Japanese direct investment in the United States increased $100 billion during the late 1980s. By 1992, 400,000 Americans were employed in 2600 companies. This book, the first full-length study of Japan's U.S. business presence, describes the performance of Japanese companies and their approach to managing Americans. With a few exceptions, Japanese investment is unprofitable. Moreover, part of the blame for failure can be attributed to poor management. Sullivan reviews Japanese management practices and shows that, contrary to popular belief, they are rooted in the exercise of power rather than the development of loyalty. These practices work well in Japan but do not transfer easily to the United States.Using the results of extensive interviews and surveys, Sullivan begins by profiling both an effective and an ineffective Japanese manager in the U.S. He describes their reactions to America's individualism, patriotism, and day to day work practices. Broadening the focus, he describes economic and strategic reasons for the rush of Japanese direct investment and summarizes the data on profitability (low), productivity (less than U.S.-owned firms), and the impact on the American economy (generally beneficial or at least harmless). Japanese management philosophy and practices are analyzed in terms of the idea of work, the nature of a company, and the function of profit. Also discussed are lifetime employment, trust-building, decision making, and communication in the organization. These practices are shown in use both in Japan and in Japanese firms in America. Several chapters describe training of Japanese managers for work in the United States and of Americans in Japanese-owned companies.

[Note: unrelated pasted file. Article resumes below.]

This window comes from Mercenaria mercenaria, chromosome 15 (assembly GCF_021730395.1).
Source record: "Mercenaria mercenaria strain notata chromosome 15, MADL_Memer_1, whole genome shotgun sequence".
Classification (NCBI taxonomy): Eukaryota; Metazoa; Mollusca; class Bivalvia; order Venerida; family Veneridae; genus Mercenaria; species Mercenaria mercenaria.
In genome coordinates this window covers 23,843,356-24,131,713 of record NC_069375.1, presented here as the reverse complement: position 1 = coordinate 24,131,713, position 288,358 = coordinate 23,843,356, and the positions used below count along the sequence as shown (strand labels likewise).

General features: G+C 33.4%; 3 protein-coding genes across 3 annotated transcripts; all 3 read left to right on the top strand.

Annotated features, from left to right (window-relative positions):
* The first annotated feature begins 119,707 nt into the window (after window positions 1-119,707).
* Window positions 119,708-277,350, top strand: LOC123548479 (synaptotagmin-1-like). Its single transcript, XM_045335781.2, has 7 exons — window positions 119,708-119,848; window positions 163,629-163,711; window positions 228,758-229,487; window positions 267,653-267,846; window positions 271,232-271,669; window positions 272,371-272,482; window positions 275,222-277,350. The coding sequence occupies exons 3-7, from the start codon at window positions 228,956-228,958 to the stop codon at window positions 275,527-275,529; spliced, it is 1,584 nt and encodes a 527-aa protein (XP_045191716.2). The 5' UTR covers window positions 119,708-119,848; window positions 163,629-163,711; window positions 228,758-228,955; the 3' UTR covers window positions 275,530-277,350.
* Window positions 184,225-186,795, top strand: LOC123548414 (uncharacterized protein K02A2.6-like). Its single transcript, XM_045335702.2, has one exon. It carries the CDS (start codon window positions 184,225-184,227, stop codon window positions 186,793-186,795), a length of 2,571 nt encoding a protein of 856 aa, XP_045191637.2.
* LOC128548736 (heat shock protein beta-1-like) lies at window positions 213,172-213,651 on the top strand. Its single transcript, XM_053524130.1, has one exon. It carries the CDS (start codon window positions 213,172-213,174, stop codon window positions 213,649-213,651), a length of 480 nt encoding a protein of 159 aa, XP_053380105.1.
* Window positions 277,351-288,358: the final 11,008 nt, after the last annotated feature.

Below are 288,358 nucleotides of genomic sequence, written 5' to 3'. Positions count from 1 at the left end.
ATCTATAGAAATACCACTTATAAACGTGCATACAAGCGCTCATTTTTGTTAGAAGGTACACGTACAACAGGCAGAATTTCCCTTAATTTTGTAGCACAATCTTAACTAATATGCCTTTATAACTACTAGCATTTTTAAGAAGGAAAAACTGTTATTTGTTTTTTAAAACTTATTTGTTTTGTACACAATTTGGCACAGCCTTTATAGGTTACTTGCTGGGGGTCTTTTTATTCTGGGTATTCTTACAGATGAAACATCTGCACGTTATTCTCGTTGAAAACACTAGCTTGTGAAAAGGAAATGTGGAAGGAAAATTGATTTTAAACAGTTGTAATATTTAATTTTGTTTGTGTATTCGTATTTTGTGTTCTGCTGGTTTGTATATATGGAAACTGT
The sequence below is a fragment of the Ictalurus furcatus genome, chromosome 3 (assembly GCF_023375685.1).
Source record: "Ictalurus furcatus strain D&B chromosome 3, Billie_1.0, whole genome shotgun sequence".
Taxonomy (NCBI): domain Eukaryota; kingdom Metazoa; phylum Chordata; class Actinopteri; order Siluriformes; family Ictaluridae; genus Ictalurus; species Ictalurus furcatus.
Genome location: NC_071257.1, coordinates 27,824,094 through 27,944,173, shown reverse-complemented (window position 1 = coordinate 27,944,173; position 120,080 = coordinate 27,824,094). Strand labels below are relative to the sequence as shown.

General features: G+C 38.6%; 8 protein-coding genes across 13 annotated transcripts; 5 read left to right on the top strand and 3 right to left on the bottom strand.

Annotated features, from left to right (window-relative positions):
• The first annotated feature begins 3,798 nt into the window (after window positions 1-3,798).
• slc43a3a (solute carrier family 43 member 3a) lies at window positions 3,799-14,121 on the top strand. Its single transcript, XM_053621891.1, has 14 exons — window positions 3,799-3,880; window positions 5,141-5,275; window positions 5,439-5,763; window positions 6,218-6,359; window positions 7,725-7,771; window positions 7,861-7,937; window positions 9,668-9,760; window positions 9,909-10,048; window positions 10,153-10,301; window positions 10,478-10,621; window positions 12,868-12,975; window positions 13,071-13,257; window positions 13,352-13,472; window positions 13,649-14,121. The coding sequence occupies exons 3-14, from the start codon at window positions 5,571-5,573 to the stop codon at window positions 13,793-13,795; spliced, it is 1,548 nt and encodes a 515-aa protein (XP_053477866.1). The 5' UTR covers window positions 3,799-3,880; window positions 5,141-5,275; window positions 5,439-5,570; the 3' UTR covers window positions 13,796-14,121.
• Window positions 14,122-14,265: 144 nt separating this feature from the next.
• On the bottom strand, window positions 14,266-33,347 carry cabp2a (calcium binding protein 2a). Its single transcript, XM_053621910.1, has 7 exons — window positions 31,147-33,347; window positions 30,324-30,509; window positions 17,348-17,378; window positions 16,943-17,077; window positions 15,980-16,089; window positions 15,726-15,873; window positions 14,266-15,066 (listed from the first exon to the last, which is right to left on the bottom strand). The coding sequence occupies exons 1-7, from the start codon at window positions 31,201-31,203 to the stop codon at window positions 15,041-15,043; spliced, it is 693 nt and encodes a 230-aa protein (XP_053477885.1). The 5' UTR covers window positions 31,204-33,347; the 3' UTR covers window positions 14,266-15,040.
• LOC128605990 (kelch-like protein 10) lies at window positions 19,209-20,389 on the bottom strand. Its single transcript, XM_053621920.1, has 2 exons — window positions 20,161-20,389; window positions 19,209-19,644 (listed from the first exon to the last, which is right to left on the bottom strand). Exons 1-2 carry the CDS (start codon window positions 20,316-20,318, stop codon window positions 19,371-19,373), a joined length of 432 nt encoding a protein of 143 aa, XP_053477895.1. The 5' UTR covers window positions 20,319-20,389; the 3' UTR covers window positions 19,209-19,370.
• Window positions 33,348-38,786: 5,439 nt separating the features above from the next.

Business-Money, Industries-Professions, Information-Management,